Head Quarters 21st May 1783
The enclosed Address from the Sergeants of the Connecticut Line of the Army, was presented to me a few Days ago; considering its subject and the manner of Expression, I think it not improper to transmit it to your Excellency, to be laid before Congress.
The Difference mentioned, between them and the Soldier, in their Cloathing and Allowance of Lands, especially the latter, I think very pertient; and will be found to be conformable to the practice of European Nations, & is particularly exemplified in the Grant of Lands, made by the British proclamation, alluded to by the Sergeants. Independent of this practice, the reason is well founded, as it serves to prompt that Pride of military distinction, which is necessary in the Sergeant, to raise him to that superiority over the Soldier which it is his Duty to observe; and without which, he will not be able to maintain that Respectability in his Station, which the nature of his Command requires; and which in all well disciplined Armies, is very essential to the Service. I submit it to the Consideration of Congress; and to their Wisdom I leave its decision.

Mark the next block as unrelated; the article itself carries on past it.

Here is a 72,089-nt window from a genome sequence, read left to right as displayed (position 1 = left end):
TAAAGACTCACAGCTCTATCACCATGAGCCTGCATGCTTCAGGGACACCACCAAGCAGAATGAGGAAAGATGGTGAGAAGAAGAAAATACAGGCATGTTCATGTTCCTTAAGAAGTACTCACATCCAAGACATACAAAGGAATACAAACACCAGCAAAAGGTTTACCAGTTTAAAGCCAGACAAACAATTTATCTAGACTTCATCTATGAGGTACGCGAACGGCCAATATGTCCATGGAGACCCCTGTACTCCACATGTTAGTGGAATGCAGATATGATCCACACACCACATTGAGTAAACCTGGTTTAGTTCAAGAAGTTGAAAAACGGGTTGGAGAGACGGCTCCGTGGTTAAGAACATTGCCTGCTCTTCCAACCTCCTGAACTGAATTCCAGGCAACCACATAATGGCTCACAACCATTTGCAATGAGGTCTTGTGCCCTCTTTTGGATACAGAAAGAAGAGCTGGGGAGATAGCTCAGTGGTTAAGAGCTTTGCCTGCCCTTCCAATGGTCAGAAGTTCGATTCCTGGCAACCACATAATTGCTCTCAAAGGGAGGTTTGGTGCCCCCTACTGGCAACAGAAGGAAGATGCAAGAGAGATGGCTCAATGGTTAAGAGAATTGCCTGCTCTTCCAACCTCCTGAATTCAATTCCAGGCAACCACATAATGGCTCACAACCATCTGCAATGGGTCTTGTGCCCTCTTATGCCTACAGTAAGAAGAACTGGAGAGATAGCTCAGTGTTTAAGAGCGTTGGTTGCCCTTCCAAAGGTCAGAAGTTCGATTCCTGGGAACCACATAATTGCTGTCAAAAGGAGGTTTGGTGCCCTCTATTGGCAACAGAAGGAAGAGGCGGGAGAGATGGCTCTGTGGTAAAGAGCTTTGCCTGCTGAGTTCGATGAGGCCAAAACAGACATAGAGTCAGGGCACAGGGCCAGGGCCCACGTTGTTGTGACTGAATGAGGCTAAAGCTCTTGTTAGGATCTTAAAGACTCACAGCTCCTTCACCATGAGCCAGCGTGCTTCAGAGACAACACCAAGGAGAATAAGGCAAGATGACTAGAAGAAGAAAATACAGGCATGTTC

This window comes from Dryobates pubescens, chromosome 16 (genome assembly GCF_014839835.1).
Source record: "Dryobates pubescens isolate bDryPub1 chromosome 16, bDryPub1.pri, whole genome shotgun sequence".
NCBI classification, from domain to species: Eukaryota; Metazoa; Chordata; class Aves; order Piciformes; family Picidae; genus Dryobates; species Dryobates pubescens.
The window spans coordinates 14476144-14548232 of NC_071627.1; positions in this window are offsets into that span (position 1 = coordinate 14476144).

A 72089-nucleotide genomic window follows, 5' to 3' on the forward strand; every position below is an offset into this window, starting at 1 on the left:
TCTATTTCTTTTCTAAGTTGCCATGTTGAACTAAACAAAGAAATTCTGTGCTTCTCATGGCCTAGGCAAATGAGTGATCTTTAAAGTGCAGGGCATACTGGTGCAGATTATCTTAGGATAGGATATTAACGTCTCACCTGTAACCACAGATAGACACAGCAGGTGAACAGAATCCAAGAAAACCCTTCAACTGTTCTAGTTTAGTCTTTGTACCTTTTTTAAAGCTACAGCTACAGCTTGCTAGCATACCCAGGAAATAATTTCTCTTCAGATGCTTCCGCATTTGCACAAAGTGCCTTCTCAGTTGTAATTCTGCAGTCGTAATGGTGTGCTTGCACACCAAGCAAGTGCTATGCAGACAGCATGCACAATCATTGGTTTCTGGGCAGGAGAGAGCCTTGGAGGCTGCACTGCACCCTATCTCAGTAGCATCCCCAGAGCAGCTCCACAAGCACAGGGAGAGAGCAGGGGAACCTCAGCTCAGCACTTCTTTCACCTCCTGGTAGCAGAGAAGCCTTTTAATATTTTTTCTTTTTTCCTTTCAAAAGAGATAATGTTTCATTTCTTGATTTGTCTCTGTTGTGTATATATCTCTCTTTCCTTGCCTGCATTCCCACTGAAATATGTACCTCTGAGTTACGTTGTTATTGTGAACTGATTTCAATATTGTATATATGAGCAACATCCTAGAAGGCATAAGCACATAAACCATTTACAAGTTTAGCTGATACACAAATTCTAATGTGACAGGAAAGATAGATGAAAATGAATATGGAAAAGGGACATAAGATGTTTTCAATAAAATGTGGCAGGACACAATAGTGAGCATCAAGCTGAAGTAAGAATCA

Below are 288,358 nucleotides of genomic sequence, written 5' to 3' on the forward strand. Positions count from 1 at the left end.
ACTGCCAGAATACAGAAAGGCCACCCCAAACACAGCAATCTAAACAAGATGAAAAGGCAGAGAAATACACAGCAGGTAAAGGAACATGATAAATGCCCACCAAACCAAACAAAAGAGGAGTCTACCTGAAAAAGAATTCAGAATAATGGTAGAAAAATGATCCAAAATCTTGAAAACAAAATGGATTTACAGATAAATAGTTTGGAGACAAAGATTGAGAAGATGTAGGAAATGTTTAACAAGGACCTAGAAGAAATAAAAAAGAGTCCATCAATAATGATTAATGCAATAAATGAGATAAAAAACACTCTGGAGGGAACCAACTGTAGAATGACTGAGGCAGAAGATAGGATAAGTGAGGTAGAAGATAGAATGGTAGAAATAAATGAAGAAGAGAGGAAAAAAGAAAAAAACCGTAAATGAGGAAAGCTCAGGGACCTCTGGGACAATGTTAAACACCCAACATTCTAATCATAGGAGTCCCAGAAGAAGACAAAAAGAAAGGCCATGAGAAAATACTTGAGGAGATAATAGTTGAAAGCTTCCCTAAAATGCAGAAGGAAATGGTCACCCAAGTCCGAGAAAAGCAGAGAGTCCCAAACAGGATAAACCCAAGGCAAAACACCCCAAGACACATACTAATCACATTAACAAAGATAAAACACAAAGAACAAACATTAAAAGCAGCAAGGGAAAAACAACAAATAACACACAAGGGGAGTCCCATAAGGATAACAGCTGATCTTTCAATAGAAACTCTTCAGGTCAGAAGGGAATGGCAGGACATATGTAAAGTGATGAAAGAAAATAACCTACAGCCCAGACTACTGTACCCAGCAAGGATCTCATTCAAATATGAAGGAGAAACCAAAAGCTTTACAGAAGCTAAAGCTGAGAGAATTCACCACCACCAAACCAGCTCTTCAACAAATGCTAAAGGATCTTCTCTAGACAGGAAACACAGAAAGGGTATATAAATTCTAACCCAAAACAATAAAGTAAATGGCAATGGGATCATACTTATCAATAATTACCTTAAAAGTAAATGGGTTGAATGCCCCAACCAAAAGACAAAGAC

Your Excellencys favor of the 9th of May, with its Enclosures, was very agreeable; and is acknowledged with much pleasure. With the highest Respect & Regard I have the Honor to be Your Excellencys Most Obedient and Most humble Servt
DNA: Item 152, Letters from George Washington, PCC—Papers of the Continental Congress.